How to Extract Value from Recorded Video Surveillance


Video Surveillance

Law enforcement and the justice system face many challenges — in particular, the on-going need to do more with less. In the face of budget cuts and constraints, there’s a constant demand to be more efficient; minimize infractions; reduce criminal offenses, and put serious offenders behind bars faster – all while maintaining a higher profile on the roads and providing the public with a greater sense of security.

Law enforcement is constantly investing in human and capital resources to explore ways to work harder – and smarter – in putting an end to lawlessness. But sometimes there are frustrating events, such as the release of criminals on trial, simply because of lack of crucial evidence. In addition to the loss of millions of dollars in procedural costs, the police and prosecutors have to stand-by and watch years of hard work annulled as gang members accused of murder and other capital offenses walk free with victims’ families watching in disbelief.

Is there something wrong with the system? Would investing more money have avoided these occasional travesties of justice? Unfortunately, the answer is “probably not.”

Law Enforcement in the 21st Century

The outcome may have been different with technology. Possessing the ability to locate, collect, scan and parse unlimited amounts of data with just the click of a mouse are something law enforcement is already doing in many agencies. Police forces regularly use the Internet to collect valuable evidence, while leveraging Facebook, LinkedIn, YouTube, Twitter and other social media to access a wealth of pertinent information.

What is needed is a Facebook for law enforcement, one that can access all the information available on a suspect. Not just the ‘who, where and when’, but full transcripts of every interrogation, even those from unrelated interviews where a suspect happened to be mentioned.

Law enforcement needs to be able to locate recorded video of their suspects from surveillance cameras in police stations, cars and body cams; public transport; courtrooms; grocery stores and gas stations; basically any video collected by their officers’ force, the judicial system, commercial establishments, or posted on social media by the public at large.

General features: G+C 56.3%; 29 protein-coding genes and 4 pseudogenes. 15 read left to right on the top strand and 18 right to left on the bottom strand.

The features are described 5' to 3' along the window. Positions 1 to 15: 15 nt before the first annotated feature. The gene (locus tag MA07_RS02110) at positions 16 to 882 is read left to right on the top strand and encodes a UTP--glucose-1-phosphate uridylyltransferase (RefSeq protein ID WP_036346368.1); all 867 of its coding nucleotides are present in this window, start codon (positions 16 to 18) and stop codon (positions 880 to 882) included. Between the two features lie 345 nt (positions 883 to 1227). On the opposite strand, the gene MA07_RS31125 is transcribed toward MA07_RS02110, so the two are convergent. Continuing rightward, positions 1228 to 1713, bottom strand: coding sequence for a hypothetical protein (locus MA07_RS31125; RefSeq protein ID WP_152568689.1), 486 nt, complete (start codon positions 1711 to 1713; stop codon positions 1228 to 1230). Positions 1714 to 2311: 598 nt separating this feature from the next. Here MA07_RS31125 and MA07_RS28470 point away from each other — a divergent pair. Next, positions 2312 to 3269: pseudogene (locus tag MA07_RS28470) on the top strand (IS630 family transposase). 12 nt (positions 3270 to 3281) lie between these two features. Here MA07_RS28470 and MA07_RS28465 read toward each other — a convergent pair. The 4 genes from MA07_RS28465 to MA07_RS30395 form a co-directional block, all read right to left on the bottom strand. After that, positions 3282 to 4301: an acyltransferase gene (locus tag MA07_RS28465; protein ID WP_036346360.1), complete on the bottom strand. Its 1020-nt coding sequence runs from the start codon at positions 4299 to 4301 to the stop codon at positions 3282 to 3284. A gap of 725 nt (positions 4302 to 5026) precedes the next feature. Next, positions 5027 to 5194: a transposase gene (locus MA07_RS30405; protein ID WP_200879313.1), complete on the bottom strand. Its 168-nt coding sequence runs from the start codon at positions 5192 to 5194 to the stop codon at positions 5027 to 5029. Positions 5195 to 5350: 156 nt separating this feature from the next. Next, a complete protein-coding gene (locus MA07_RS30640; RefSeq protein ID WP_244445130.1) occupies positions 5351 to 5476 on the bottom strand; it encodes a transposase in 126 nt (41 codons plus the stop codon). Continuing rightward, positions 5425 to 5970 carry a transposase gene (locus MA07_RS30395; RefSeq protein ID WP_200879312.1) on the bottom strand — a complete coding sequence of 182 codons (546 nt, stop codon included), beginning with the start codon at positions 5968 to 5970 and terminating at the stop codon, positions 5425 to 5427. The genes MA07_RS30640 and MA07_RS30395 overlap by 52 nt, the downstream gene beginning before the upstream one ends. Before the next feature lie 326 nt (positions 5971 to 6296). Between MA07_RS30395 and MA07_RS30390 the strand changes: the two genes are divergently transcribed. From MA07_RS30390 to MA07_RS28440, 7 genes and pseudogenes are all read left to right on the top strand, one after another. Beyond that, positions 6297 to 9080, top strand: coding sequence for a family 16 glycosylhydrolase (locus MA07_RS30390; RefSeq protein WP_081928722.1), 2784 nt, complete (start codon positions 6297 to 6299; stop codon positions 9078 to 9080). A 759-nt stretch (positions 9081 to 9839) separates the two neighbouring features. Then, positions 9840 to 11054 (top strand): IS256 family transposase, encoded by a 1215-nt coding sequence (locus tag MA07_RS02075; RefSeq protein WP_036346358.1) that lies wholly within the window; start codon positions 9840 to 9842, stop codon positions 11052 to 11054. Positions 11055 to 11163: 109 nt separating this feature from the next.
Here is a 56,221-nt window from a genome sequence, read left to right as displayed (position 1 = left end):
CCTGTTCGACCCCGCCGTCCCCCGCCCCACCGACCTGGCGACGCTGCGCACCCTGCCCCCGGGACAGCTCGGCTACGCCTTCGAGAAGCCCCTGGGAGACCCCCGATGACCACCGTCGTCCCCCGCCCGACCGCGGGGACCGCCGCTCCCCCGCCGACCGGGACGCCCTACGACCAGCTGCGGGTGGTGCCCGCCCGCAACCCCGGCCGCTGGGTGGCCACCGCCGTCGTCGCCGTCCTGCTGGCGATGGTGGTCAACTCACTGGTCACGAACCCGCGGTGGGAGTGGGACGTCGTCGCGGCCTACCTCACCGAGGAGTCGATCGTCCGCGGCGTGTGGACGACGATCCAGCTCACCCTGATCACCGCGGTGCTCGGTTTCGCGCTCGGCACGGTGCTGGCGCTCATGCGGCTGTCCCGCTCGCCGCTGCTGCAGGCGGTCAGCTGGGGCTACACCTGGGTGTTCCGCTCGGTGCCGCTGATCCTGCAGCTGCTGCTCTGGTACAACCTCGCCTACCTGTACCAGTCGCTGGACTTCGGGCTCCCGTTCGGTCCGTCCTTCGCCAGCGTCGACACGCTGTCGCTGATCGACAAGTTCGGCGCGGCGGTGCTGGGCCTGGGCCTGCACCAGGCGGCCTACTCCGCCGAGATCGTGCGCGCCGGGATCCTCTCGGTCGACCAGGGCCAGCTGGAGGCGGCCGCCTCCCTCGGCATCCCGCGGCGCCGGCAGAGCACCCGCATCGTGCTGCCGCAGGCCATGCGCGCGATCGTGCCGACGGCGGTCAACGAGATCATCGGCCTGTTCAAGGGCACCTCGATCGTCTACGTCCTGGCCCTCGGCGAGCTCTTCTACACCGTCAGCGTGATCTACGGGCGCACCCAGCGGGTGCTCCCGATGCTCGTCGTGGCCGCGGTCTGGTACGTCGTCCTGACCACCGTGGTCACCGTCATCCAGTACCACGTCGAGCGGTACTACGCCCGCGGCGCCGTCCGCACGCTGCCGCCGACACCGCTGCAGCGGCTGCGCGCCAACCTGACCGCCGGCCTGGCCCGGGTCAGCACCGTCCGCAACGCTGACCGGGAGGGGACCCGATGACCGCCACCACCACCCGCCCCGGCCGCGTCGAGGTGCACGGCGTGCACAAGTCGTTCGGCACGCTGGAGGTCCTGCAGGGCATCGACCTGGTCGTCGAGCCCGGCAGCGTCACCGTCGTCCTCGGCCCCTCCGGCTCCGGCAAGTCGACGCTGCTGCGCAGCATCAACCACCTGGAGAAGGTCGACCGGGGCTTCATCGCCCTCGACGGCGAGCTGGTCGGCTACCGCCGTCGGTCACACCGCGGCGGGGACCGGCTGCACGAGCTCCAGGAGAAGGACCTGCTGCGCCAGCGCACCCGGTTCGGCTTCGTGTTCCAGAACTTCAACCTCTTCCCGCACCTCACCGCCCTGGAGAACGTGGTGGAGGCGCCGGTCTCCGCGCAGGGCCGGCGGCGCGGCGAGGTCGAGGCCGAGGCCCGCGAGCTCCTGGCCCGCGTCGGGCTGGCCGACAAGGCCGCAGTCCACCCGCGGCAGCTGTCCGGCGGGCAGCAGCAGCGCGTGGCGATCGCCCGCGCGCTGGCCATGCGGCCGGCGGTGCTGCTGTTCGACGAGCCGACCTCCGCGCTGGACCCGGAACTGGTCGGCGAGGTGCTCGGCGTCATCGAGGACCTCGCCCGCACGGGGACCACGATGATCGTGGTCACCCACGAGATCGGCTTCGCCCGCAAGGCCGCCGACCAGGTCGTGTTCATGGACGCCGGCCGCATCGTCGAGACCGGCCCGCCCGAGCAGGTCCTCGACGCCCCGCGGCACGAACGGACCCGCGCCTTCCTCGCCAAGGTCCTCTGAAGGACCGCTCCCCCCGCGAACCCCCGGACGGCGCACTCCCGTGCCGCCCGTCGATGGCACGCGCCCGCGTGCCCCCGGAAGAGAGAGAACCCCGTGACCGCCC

They would need to have access to all law enforcement agency ‘Facebook’ sites of every police force in the country with just one click, and the ability to build an iron-clad case in a fraction of the time currently required.

The judicial system would also benefit from the same resources with similar efficiency and comparable savings. The time and resources spent by prosecutors and defense lawyers in researching and prosecuting each case would be drastically reduced, and the process streamlined. In the face of solid and comprehensive evidence, guilty pleas would increase when a conviction is all but assured.

And finally, the reduction in the day-to-day administrative overhead and workload currently faced by police officers would put them back out in the public and on the roads.

Benefiting from Big Data

Benefiting from ‘big data’ is a function of access.

More than 60 percent of crimes go unsolved or end with no conviction due to a lack of information on the offenders, their criminal past, or incriminating proof simply because sourcing all that information takes too much time and resources. It’s not unusual for video evidence to be erased – proof on offenses and crimes that could help secure convictions – just because managing all that data is too difficult, time-intensive and expensive.

The solution is a cost-effective infrastructure that provides access to all the necessary information required for successful prosecution and conviction with savings not only for law enforcement agencies but for the judicial system as well.

To get there, all parties involved have to be collaborative and connected; from the FBI, state and local police forces to correctional centers, crown prosecutors and defense lawyers; from U.S. Customs and Immigrations to public transport and other public spaces. At first, glance, achieving this level of connectivity would appear to be overwhelming, if not impossible, but not if the infrastructure is built modularly, piece-by-piece.

Most law enforcement agencies already have a considerable amount of video content, but usually in different formats and on different media. Interrogations might be on a DVD in a drawer; dash and body cam downloads are stored in their application software; video recorded by investigators are somewhere on laptops or USB drives; public-sourced video is on any computer with Internet access; surveillance video is kept in the alcotest room; and not to mention all those old VHS tapes piling-up in cupboards.

But the problem doesn’t end there. Chances are there is little to no information on the content of each recording, assuming you can find it. It’s like trying to complete a jigsaw puzzle with most of the pieces and the picture missing.